Flying however was soon to stop as Gregory records with some exasperation on 28 August

‘This being the last day of Eastchurch Naval Aviation Course, scheme has had to be abandoned temporarily. After midnight both machines belonging to Mr McClean pending their purchase etc etc by the Admiralty: so here endeth the 1st Naval Aviation Course.’

Encouraged by the lessons learnt from the first course, however the Admiralty responded quickly and by the end of December, they had purchased two machines from Mr McClean, agreed a lease for the aerodrome at Eastchurch and established a Naval Flying School there. This action was possibly spurred by the findings of the Submarine Committee which had been sitting since April 1911. It had received submissions that aircraft could prove useful in anti-submarine operations.

Lt Gregory was also aware of the submarine threat. In May the Fleet was to be reviewed by the King at Weymouth. The Navy, keen to demonstrate their newly acquired aeroplanes, despatched their four pilots to Weymouth. Gregory, Gerrard and Longmore were to demonstrate their aircraft above the Royal Yacht; Gregory wrote

‘On approaching the R Yacht there was a submarine of the “C” type on the surface, as I wished to further prove the value of aeroplanes, I made a vol plane dive from 700 feet to within 30 feet of her periscope, when I put my engine on again, circled the yacht and flew round the fleet.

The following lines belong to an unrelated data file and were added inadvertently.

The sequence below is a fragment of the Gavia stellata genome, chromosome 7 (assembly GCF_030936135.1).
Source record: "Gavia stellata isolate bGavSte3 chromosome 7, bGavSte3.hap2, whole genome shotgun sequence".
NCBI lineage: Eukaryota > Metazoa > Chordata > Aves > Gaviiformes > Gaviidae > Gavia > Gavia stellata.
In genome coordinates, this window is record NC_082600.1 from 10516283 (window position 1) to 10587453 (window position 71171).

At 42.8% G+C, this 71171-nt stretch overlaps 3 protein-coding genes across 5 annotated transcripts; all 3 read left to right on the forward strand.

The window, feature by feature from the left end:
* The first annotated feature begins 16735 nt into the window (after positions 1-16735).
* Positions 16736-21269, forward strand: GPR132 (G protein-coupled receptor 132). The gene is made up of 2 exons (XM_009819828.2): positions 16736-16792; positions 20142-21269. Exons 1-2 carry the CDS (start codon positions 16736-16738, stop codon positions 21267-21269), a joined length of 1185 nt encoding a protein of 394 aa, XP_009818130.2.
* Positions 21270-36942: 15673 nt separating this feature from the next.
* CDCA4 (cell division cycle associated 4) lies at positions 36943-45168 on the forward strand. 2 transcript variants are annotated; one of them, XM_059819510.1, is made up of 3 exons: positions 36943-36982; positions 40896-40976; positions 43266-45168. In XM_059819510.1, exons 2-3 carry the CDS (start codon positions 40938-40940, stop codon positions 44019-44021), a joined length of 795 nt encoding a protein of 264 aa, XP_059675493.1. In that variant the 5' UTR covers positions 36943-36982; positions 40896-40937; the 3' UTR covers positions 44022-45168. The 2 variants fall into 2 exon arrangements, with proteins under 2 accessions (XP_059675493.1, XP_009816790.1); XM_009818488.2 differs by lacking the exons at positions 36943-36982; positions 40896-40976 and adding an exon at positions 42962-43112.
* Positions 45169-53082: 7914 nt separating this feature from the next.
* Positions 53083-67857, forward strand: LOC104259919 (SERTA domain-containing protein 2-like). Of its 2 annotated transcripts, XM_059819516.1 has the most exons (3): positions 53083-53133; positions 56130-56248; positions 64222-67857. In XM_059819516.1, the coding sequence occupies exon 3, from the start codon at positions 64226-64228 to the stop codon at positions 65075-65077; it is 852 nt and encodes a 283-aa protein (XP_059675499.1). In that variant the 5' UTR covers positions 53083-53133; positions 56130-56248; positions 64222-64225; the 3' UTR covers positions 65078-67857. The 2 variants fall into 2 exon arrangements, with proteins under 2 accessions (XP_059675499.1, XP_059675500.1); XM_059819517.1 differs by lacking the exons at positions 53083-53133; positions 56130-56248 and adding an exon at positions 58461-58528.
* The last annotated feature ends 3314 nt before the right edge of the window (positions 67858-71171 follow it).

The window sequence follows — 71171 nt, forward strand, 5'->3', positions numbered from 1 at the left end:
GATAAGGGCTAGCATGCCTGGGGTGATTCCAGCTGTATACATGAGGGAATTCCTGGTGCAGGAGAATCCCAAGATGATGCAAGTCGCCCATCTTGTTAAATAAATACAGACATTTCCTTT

I have been accused of being spectacular in this matter, but the submarine and the aeroplane are analogous to the cormorant and the herring. And I hope further experiments will prove this to be so.

The day before, Gregory had also demonstrated the potential for using aeroplanes to attack ships when he dropped a bomb in front of the King

‘There was no bomb dropping sight and the whole thing had to be done by eye. My orders were to drop it in the vicinity of the Royal Yacht so that the King could see, and from a height of not more than 300ft.

There is no doubt at all that it was unfair to expect this old biplane to carry such a weight. In the four mile flight, trying hard as I could I only got to 200-250 feet approx. I crossed the breakwaters at about 250 and flying parallel to the Royal Yacht and the breakwater – I pulled the releasing lever and then turned round to see if I could see my splash, but as I saw no splash I knew the bomb had not gone. I made the complete circle and pulled the lever, till I wrenched it off. The bomb then dropped and fell with (what I am told by eyewitnesses) a tremendous splash in the northern entrance to Portland and exactly in the middle.